Jill Abramson has a lot in common with today’s college grads: She’s out of a job, and doesn’t know when she’ll get a new one.
The recently fired executive editor of The New York Times delivered her first public remarks since her abrupt ouster on Monday morning when she delivered a keynote address, which focused on resiliency, to the graduating class of Wake Forest University.
“What’s next for me? I don’t know. So I’m in exactly the same boat as many of you,” Abramson joked at the North Carolina school.
The first female executive editor of the paper’s history added that losing a job she loves “hurts” but she’s excited for the next chapter in her life. Journalism, she said, would remain very much a part of her life.
To the surprise of many, Abramson, 60, was dismissed from the paper last Wednesday. Questions about her management style, compensation and whether or not she was treated differently because she was a woman were raised. Arthur Sulzberger Jr., the Times’ chairman said over the weekend that the firing was over her management style and not a result of gender discrimination. Managing editor Dean Baquet will replace Abramson and will be the newspaper’s first African-American executive editor.
“We had an issue with management in the newsroom. And that’s what’s at the heart of the issue,” said Sulzberger.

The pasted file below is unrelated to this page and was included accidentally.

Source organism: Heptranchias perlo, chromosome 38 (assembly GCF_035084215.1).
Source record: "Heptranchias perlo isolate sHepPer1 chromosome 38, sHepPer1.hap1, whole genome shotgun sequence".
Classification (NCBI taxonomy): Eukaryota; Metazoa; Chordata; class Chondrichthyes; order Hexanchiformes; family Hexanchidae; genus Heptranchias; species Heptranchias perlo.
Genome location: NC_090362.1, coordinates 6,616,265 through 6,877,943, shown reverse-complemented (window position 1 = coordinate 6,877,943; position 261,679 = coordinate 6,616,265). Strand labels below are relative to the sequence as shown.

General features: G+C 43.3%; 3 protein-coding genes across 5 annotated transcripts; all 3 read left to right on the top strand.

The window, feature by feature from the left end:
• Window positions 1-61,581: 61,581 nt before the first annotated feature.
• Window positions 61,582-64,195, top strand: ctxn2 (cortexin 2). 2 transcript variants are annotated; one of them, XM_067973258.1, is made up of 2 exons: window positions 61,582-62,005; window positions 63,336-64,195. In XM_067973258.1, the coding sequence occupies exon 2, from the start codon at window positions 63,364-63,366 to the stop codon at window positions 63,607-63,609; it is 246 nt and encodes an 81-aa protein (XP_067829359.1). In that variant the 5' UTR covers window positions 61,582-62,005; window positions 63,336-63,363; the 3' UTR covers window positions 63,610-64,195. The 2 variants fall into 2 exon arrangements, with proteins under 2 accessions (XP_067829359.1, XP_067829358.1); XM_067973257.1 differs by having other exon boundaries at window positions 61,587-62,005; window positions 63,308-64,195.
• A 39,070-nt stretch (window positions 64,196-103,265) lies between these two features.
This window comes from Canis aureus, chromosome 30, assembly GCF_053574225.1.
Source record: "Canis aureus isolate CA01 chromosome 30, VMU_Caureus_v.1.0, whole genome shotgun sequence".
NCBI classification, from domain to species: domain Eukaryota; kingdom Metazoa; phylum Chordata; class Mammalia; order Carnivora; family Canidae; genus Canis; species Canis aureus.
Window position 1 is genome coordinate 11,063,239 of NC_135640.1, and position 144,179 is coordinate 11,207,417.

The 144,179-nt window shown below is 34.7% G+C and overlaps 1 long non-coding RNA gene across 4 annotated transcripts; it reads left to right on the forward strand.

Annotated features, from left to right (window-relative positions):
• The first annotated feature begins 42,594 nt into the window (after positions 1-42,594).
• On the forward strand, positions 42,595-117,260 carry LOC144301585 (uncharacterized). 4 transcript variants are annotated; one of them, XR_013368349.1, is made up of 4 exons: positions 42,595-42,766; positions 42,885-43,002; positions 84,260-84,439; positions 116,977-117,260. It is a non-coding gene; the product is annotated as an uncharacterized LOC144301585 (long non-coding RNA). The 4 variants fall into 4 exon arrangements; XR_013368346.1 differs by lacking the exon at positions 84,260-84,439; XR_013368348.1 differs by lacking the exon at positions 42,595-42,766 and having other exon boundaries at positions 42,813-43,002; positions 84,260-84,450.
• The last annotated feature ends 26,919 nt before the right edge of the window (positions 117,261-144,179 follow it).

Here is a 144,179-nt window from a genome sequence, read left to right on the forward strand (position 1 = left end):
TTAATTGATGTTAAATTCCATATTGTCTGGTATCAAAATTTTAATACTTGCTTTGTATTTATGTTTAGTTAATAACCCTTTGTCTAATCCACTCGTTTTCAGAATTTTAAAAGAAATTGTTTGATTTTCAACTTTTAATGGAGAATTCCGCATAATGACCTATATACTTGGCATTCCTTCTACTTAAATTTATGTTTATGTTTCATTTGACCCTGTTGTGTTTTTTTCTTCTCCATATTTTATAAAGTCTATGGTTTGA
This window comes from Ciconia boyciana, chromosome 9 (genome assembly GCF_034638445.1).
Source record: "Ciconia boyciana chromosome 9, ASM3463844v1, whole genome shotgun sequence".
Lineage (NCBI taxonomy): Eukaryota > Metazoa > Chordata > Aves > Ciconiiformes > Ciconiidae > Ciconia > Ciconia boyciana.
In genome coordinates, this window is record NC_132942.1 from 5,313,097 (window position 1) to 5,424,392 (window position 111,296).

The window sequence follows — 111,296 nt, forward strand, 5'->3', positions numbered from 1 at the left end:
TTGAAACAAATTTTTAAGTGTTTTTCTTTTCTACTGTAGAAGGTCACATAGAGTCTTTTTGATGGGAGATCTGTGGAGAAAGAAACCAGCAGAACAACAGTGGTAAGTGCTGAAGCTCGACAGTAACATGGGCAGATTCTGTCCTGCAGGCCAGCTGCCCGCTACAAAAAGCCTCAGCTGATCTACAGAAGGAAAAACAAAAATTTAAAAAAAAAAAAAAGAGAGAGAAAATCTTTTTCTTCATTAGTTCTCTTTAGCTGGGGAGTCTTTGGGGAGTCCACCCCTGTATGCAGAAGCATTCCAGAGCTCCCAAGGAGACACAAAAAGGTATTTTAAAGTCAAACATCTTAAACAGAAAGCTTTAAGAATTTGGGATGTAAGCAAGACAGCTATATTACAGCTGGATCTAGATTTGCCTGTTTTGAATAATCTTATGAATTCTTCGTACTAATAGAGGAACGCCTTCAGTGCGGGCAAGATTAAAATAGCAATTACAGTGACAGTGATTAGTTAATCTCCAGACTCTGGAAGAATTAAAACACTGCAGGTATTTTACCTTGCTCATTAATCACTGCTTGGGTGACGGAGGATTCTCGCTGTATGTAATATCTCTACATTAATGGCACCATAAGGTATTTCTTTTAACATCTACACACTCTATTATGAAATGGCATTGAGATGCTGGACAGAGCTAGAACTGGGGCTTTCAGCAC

Abramson did bring up gender discrimination during her address, acknowledging several women who have dealt with the issue with strength, including the late Katharine Graham, the publisher of The Washington Post who oversaw the paper’s Watergate coverage in addition to Anita Hill, the woman who accused Supreme Court Justice Clarence Thomas of sexual harassment in 1991. Abramson said Hill wrote to her after the firing saying she was “proud of me.”
Abramson, who has worked for the paper for 17 years, revealed that she would not get rid of her famed tattoo of the Times’ “T” logo on her back. “Not a chance!” she told the 1,900 graduates.
She also offered some parting advice, telling the students that while they have experienced success by virtue of graduating, failure is also part of life. Abramson quoted her father and will perhaps take a page out of his playbook: “When that happens, show what you are made of,” she said.